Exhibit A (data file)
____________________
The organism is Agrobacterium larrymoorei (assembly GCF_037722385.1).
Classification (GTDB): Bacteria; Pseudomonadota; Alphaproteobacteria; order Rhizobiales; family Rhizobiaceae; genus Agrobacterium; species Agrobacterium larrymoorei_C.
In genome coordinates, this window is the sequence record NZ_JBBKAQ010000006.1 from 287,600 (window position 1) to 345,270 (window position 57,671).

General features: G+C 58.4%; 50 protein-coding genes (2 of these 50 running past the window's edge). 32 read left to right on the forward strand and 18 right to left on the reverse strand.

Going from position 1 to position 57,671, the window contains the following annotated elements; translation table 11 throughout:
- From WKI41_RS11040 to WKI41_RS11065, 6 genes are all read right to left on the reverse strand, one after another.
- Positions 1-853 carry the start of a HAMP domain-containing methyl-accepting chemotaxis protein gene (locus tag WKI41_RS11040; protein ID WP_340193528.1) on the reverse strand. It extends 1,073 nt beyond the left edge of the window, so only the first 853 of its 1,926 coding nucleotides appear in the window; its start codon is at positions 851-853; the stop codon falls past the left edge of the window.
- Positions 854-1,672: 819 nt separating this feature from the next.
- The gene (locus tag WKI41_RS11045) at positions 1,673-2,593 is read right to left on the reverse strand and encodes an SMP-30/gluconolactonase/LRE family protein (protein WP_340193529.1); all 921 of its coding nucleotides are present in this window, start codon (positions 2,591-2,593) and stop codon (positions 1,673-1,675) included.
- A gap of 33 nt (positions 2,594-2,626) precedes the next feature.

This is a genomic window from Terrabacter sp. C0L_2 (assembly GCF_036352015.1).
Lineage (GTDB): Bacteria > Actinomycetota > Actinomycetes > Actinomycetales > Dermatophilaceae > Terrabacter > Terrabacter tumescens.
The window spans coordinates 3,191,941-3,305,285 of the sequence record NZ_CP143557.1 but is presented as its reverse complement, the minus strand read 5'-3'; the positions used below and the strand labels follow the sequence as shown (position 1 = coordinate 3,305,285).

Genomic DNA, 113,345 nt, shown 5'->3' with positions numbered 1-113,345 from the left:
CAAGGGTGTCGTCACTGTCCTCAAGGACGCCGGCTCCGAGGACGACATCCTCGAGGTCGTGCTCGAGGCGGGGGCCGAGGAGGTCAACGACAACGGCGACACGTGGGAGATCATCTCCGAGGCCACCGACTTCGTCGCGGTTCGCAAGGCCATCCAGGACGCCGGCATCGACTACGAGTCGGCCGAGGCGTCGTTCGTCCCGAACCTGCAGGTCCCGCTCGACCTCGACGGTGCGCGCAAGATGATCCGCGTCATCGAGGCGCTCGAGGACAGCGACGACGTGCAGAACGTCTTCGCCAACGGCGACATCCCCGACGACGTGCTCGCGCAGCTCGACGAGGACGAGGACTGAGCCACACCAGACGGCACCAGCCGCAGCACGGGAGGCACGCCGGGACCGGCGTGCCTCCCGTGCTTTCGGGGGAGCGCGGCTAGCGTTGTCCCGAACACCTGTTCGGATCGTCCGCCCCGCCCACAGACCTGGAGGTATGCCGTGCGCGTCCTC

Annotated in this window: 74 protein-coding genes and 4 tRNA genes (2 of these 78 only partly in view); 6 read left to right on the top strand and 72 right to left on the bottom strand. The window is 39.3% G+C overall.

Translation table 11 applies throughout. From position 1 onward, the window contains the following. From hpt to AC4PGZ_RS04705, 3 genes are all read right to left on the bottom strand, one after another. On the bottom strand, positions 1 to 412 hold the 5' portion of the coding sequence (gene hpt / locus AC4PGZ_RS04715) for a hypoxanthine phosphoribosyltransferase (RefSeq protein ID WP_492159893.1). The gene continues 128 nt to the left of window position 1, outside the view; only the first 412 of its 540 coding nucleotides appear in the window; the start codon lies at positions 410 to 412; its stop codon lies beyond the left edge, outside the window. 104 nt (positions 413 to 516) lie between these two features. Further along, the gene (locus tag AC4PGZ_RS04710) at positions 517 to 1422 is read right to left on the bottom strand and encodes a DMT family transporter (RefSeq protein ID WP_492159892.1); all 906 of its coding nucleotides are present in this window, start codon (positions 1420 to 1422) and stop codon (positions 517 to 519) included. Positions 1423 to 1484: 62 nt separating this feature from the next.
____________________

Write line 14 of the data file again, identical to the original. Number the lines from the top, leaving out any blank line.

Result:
Genomic DNA, 113,345 nt, shown 5'->3' with positions numbered 1-113,345 from the left: